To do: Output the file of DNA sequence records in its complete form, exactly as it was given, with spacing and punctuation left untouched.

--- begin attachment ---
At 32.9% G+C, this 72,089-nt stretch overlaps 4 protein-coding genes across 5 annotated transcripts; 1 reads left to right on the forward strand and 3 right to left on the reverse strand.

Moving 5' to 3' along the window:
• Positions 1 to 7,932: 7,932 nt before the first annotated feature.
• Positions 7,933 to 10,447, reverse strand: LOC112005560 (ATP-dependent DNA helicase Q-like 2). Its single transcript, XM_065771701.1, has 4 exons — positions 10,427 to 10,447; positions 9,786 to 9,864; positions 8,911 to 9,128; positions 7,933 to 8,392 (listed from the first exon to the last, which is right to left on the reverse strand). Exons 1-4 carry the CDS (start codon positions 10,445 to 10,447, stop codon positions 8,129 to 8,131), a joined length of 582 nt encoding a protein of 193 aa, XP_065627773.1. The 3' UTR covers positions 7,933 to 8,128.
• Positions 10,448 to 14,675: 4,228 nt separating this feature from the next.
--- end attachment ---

At 32.9% G+C, this 72,089-nt stretch overlaps 4 protein-coding genes across 5 annotated transcripts; 1 reads left to right on the forward strand and 3 right to left on the reverse strand.

Moving 5' to 3' along the window:
• Positions 1 to 7,932: 7,932 nt before the first annotated feature.
• Positions 7,933 to 10,447, reverse strand: LOC112005560 (ATP-dependent DNA helicase Q-like 2). Its single transcript, XM_065771701.1, has 4 exons — positions 10,427 to 10,447; positions 9,786 to 9,864; positions 8,911 to 9,128; positions 7,933 to 8,392 (listed from the first exon to the last, which is right to left on the reverse strand). Exons 1-4 carry the CDS (start codon positions 10,445 to 10,447, stop codon positions 8,129 to 8,131), a joined length of 582 nt encoding a protein of 193 aa, XP_065627773.1. The 3' UTR covers positions 7,933 to 8,128.
• Positions 10,448 to 14,675: 4,228 nt separating this feature from the next.